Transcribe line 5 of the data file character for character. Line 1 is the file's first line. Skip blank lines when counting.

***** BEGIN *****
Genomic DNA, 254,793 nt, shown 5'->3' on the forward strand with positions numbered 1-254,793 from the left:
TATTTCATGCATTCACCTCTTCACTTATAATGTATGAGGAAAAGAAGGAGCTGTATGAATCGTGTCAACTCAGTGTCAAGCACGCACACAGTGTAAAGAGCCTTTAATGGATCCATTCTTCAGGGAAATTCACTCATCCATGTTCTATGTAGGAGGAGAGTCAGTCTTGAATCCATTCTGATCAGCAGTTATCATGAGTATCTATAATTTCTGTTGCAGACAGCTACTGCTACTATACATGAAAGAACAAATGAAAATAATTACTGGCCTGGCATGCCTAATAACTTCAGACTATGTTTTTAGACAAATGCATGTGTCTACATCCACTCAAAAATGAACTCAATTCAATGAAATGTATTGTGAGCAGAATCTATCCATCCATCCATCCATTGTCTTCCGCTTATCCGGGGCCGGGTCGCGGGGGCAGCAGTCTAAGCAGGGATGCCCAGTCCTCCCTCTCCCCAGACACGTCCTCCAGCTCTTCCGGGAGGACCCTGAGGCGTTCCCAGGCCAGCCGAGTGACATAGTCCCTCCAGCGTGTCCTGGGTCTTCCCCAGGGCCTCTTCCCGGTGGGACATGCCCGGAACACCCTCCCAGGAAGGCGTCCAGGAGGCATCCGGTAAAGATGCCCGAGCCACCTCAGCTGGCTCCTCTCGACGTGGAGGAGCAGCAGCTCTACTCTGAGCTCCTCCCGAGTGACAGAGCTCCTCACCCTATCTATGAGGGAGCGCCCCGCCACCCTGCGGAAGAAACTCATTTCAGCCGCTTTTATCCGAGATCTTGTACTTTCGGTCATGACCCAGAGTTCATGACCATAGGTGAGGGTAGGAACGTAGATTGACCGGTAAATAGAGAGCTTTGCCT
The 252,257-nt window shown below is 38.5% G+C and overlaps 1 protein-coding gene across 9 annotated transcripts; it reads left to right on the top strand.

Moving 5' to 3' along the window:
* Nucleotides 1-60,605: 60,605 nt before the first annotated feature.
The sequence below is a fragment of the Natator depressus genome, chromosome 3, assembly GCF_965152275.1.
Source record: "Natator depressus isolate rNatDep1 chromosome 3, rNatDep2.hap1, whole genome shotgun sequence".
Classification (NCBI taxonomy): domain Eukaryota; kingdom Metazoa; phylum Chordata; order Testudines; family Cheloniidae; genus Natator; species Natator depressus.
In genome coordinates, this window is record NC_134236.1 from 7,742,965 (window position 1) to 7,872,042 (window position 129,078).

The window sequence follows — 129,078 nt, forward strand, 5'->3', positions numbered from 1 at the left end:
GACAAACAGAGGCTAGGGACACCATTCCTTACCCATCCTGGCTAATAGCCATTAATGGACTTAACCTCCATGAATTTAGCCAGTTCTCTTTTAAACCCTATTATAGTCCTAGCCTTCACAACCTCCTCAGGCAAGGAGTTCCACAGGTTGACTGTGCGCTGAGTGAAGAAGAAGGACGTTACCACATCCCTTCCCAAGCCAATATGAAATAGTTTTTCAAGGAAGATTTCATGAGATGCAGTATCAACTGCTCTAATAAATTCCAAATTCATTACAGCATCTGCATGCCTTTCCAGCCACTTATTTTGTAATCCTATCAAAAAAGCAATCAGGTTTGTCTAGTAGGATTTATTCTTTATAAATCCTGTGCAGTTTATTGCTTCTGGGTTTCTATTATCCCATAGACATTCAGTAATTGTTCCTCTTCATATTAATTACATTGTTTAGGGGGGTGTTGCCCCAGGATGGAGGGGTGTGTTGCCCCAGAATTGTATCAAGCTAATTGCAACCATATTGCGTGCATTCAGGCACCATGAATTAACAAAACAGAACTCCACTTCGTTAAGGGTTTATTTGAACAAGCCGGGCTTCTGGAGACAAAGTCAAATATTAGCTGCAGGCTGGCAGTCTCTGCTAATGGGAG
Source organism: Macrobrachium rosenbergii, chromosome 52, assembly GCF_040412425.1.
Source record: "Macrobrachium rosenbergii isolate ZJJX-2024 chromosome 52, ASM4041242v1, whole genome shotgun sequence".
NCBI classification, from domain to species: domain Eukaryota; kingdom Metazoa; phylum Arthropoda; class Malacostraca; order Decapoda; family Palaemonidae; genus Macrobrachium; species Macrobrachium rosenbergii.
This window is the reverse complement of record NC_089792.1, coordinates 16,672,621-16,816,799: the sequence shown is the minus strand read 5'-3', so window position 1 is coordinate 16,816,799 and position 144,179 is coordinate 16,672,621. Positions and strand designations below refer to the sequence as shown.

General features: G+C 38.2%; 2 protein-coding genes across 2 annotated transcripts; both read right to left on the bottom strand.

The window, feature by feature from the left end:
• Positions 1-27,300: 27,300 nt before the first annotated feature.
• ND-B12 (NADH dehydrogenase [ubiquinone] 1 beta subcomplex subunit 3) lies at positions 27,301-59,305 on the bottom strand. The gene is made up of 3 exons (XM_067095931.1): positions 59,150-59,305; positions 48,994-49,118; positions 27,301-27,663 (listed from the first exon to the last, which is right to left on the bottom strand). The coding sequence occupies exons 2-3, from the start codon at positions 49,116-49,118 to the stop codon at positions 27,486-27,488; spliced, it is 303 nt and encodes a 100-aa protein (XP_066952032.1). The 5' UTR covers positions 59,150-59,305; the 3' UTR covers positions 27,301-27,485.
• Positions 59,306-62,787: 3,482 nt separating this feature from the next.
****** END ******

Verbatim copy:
* Nucleotides 1-60,605: 60,605 nt before the first annotated feature.